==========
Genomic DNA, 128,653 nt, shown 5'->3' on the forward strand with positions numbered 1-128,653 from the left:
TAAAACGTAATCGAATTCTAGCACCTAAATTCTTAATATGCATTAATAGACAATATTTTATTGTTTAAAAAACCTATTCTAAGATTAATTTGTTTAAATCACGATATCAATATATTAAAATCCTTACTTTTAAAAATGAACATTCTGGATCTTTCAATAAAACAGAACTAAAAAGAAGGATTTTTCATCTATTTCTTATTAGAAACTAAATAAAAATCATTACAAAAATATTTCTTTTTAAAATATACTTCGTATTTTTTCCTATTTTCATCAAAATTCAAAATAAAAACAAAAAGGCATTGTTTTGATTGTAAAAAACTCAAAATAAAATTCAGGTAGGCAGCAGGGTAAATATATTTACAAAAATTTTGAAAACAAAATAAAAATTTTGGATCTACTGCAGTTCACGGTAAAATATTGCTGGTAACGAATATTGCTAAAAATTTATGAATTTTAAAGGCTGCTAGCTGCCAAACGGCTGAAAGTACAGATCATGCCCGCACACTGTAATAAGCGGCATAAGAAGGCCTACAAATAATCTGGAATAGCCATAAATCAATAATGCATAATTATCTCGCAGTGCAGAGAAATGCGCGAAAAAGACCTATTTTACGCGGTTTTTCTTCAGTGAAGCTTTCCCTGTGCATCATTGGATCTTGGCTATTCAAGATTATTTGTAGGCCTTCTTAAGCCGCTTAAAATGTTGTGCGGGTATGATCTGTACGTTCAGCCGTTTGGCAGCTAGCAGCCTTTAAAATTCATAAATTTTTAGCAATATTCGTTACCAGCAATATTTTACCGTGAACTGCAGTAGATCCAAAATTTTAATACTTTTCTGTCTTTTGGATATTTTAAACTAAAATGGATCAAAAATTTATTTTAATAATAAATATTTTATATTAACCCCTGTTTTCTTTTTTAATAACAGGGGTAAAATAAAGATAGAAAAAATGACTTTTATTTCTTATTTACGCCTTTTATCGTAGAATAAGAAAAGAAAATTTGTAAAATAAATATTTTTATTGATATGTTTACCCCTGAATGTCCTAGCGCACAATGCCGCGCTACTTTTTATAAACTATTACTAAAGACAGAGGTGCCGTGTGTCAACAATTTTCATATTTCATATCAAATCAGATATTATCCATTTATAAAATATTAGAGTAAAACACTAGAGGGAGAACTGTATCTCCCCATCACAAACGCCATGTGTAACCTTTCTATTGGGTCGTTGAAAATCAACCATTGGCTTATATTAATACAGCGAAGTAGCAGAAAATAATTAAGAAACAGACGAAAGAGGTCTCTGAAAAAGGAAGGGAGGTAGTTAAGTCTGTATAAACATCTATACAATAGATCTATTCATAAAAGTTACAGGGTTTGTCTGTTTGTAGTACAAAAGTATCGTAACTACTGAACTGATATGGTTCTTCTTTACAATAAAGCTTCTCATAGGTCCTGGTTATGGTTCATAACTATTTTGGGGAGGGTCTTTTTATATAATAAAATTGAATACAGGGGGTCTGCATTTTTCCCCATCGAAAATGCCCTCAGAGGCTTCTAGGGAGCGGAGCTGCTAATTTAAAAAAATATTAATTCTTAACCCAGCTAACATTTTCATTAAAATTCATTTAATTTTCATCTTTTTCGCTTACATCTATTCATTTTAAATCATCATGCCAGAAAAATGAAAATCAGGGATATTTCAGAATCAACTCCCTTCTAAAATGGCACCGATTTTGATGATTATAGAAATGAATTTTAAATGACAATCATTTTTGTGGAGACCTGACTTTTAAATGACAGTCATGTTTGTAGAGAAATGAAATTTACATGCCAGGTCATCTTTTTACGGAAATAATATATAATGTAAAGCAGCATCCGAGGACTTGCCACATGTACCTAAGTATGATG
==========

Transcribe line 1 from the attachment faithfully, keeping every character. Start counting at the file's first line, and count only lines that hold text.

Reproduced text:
Genomic DNA, 128,653 nt, shown 5'->3' on the forward strand with positions numbered 1-128,653 from the left: